shakespeare’s sonnet 116.

Let me not to the marriage of true minds
Admit impediments. Love is not love
Which alters when it alteration finds,
Or bends with the remover to remove:
O no! it is an ever-fixed mark
That looks on tempests and is never shaken;
It is the star to every wandering bark,
Whose worth’s unknown, although his height be taken.
Love’s not Time’s fool, though rosy lips and cheeks
Within his bending sickle’s compass come:
Love alters not with his brief hours and weeks,
But bears it out even to the edge of doom.
If this be error and upon me proved,
I never writ, nor no man ever loved.

I love love. And I love words. So when I first read William Shakespeare’s Sonnet 116, so perfectly describing what to me had always been an indescribable feeling, my romantic little heart melted. Love is subjective, it comes in countless forms and does not discriminate and so I wondered how he managed to capture its very essence in the mere 14 lines a sonnet allows?

I am careful to tell people I’m a Shakespeare fan. I believe there is so much depth and beauty to his work that I’d be afraid my thoughts wouldn’t do it justice. I also have many friends who truly dislike Shakespeare, having often been involved in conversations where he is spoken of unfavourably. So forgetting who the man behind the quill and parchment is, I’m really only talking about these words specifically. In fact, I don’t think I even knew they were his until I was already taken with them.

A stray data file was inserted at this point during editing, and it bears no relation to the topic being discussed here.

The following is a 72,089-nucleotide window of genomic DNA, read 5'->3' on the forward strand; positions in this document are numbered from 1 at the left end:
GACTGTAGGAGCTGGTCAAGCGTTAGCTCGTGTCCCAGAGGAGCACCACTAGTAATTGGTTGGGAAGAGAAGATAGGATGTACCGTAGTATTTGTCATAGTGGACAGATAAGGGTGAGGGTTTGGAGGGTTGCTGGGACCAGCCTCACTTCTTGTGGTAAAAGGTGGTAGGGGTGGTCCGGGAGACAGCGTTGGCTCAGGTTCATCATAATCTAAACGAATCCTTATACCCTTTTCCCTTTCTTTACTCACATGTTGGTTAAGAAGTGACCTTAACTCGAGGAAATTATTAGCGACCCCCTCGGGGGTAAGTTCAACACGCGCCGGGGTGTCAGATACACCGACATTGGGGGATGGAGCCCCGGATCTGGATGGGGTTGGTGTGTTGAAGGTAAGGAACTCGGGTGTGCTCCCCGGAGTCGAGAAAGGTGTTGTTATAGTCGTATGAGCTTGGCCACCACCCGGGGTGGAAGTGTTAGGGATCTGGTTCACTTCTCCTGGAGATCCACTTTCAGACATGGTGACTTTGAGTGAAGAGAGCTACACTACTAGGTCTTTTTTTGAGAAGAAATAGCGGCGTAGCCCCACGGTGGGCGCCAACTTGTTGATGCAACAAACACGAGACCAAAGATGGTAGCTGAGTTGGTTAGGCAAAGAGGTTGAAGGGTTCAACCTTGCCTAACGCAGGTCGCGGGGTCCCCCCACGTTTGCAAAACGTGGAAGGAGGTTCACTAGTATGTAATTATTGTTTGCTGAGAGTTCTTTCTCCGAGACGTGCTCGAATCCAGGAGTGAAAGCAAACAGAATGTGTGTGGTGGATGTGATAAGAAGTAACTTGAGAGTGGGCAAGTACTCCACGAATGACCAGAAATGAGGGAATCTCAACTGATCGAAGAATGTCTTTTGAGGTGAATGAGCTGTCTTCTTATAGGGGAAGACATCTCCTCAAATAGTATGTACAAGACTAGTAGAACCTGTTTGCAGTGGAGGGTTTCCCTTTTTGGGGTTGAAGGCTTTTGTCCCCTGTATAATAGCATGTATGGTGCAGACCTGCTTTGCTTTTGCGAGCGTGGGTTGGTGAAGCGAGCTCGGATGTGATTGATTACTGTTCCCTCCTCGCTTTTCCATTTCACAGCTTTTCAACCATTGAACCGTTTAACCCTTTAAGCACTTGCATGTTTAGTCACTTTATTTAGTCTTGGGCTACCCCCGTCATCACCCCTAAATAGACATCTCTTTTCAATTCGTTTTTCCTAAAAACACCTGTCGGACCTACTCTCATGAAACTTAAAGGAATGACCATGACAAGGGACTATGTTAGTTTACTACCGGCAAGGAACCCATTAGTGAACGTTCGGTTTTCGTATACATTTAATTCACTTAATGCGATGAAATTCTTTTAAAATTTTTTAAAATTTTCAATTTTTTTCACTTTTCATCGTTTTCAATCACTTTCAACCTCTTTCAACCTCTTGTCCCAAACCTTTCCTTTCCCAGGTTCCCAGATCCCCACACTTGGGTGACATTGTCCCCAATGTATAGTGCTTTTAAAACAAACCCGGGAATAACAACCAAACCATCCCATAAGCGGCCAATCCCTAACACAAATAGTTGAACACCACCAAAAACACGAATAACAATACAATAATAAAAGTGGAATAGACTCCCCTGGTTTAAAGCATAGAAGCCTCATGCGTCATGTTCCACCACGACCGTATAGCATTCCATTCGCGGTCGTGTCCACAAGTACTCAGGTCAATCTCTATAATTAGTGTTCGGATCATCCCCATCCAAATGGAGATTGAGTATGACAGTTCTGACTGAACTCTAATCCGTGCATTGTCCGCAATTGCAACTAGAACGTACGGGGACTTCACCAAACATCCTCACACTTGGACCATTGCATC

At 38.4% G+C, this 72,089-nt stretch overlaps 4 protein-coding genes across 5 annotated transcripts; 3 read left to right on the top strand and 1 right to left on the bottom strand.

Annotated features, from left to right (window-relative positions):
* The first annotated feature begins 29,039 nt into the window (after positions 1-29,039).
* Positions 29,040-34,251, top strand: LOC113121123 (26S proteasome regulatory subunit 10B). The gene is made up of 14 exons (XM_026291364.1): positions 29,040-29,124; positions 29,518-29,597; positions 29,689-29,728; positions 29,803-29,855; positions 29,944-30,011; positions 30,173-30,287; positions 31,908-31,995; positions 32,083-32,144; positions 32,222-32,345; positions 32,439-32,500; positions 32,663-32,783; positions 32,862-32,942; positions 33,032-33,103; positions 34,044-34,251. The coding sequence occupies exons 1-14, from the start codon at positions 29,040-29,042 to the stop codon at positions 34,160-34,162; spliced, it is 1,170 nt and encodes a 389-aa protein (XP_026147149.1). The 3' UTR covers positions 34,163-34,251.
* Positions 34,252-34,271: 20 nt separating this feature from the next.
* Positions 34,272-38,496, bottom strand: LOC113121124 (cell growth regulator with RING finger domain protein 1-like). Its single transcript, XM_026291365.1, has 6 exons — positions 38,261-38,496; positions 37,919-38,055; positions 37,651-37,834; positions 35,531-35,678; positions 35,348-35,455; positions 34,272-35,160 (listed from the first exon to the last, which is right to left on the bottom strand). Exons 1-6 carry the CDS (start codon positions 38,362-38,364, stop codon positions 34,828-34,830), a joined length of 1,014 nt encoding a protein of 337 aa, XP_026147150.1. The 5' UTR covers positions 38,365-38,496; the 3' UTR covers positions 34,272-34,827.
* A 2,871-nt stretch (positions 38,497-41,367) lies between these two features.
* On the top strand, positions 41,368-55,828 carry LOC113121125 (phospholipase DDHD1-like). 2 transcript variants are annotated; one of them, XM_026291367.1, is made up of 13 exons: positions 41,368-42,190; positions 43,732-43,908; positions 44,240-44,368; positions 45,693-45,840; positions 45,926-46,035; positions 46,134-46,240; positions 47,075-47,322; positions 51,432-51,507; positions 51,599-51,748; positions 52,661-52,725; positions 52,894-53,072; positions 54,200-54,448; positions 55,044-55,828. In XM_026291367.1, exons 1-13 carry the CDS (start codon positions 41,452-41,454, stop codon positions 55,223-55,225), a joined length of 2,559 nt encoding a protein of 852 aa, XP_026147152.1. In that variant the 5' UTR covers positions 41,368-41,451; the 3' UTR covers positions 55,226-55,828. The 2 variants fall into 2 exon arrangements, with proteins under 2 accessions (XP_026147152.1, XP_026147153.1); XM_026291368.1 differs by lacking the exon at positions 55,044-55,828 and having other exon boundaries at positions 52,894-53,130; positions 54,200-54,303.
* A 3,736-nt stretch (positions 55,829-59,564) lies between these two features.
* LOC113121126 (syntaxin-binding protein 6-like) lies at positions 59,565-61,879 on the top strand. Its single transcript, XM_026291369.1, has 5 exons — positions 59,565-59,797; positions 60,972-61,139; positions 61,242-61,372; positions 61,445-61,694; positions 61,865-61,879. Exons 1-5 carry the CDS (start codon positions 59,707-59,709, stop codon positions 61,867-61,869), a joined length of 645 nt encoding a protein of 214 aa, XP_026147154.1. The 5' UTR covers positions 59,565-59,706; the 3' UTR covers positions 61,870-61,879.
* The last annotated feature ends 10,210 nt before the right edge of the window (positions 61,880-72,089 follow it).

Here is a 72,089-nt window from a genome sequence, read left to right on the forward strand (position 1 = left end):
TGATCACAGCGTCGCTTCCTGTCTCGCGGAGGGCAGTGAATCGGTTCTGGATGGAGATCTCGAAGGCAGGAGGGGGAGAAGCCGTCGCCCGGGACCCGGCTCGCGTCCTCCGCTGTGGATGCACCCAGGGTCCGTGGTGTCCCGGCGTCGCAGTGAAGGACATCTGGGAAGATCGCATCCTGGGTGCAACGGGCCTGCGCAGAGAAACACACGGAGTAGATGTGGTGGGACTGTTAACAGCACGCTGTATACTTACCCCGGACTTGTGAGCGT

Admitting that love is not perfect or without trials, this sonnet refers to a connection so strong that it overcomes all obstacles. It talks of relationships that defy time and distance to last beyond these struggles while recognising that love is an unmeasurable force, the magic of which we are lucky to even glimpse in our lifetime.

It it is the unconditional support and friendship of our life partners, family and friends that make each day worth it. At the age of 21, I chose the line ‘the star to every wandering bark’ as the script for my first tattoo. Translated, it refers to the journeymen who would follow the North star (Polaris) home when lost in their ship (bark) at sea. Although not physically lost, in my toughest times, it took the support and borrowed strength of those dearest to me to make it through… they were my star. It will always remind me that no matter how hard life seems, it does get better.

Sorry for the mid-week cheese folks, but here it is. In my posts for frannie loves marie, I will often share with you my favourite things. Because when the dog bites, when the bee stings and when I’m feeling sad, these are the pretty things that make me smile and I’d love to try to pay that forward.


3 thoughts on “shakespeare’s sonnet 116.

  1. Pingback: to tattoo or not to? | frannie loves marie.

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